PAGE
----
Dielectrophoresis-Mediated Electrodeformation as a Means of Determining Individual Platelet Stiffness

Siu Ling Leung, Yi Lu, Danny Bluestein, Marvin J. Slepian

Research output: Contribution to journalArticlepeer-review

22 Scopus citations


Platelets, essential for hemostasis, are easily activated via biochemical and mechanical stimuli. Cell stiffness is a vital parameter modulating the mechano-transduction of exogenous mechanical stimuli. While methods exist to measure cell stiffness, no ready method exists for measuring platelet stiffness that is both minimally-contacting, imparting minimal exogenous force and non-activating. We developed a minimal-contact methodology capable of trapping and measuring the stiffness of individual platelets utilizing dielectrophoresis (DEP)-mediated electrodeformation. Parametric studies demonstrate a non-uniform electric field in the MHz frequency range (0.2–20 MHz) is required for generating effective DEP forces on platelets, suspended in isotonic buffer with conductivity ~100–200 μS/cm. A nano-Newton DEP force (0.125–4.5 nN) was demonstrated to be essential for platelet electrodeformation, which could be generated with an electric field with strength of 1.5–9 V/μm. Young’s moduli of platelets were calculated using a Maxwell stress tensor model and stress-deformation relationship. Platelet stiffness was determined to be in the range of 3.5 ± 1.4 and 8.5 ± 1.5 kPa for resting and 0.4% paraformaldehyde-treated cells, respectively. The developed methodology fills a gap in approaches of measuring individual platelet stiffness, free of inadvertent platelet activation, which will facilitate further studies of mechanisms involved in mechanically-mediated platelet activation.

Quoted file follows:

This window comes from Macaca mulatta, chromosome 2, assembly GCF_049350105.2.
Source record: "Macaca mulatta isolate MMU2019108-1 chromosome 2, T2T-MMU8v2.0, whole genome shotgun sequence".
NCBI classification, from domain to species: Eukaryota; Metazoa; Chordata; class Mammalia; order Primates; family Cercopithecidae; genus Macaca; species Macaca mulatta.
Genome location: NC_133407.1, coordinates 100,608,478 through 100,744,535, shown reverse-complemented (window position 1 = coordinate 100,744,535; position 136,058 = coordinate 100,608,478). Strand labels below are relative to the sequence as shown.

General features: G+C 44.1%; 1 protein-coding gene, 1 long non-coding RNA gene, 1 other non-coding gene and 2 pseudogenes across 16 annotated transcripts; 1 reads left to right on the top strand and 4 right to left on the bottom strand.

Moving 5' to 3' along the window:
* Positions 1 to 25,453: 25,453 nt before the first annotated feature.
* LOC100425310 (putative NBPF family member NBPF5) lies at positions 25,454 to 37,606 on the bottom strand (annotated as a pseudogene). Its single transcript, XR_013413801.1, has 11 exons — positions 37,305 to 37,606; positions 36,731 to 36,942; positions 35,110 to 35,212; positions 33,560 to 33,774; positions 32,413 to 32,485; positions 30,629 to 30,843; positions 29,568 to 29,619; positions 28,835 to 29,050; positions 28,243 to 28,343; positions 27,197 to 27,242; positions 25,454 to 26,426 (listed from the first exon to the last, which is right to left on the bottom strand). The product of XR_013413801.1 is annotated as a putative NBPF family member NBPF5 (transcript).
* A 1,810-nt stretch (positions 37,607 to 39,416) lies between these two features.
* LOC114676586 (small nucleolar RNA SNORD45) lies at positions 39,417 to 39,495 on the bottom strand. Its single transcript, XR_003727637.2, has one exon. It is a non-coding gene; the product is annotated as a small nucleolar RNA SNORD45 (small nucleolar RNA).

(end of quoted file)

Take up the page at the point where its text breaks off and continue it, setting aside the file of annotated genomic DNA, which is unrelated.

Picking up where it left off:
Original languageEnglish (US)
Pages (from-to)903-913
Number of pages11
JournalAnnals of Biomedical Engineering
Issue number4
StatePublished - Apr 1 2016


  • Cell stiffness
  • Dielectrophoresis
  • Electrodeformation
  • Electrodeformation
  • Mechanotransduction
  • Platelets
  • Young’s modulus

ASJC Scopus subject areas

  • Biomedical Engineering


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